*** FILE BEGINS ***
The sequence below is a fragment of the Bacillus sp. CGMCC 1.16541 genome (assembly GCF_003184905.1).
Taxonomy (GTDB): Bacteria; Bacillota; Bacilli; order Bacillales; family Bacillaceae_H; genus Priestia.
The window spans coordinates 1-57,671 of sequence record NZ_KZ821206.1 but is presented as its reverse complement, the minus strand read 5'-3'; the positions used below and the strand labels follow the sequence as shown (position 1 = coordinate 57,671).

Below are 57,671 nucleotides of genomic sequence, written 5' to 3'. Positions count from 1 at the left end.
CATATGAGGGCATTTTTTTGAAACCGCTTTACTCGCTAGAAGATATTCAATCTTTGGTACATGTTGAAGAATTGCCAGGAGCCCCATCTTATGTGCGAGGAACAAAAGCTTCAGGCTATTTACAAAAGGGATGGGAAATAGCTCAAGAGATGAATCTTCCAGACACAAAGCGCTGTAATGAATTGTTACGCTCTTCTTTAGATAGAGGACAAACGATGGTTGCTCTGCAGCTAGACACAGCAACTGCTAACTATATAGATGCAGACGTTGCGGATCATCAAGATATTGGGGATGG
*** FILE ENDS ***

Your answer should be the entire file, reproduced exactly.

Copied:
The sequence below is a fragment of the Bacillus sp. CGMCC 1.16541 genome (assembly GCF_003184905.1).
Taxonomy (GTDB): Bacteria; Bacillota; Bacilli; order Bacillales; family Bacillaceae_H; genus Priestia.
The window spans coordinates 1-57,671 of sequence record NZ_KZ821206.1 but is presented as its reverse complement, the minus strand read 5'-3'; the positions used below and the strand labels follow the sequence as shown (position 1 = coordinate 57,671).

Below are 57,671 nucleotides of genomic sequence, written 5' to 3'. Positions count from 1 at the left end.
CATATGAGGGCATTTTTTTGAAACCGCTTTACTCGCTAGAAGATATTCAATCTTTGGTACATGTTGAAGAATTGCCAGGAGCCCCATCTTATGTGCGAGGAACAAAAGCTTCAGGCTATTTACAAAAGGGATGGGAAATAGCTCAAGAGATGAATCTTCCAGACACAAAGCGCTGTAATGAATTGTTACGCTCTTCTTTAGATAGAGGACAAACGATGGTTGCTCTGCAGCTAGACACAGCAACTGCTAACTATATAGATGCAGACGTTGCGGATCATCAAGATATTGGGGATGG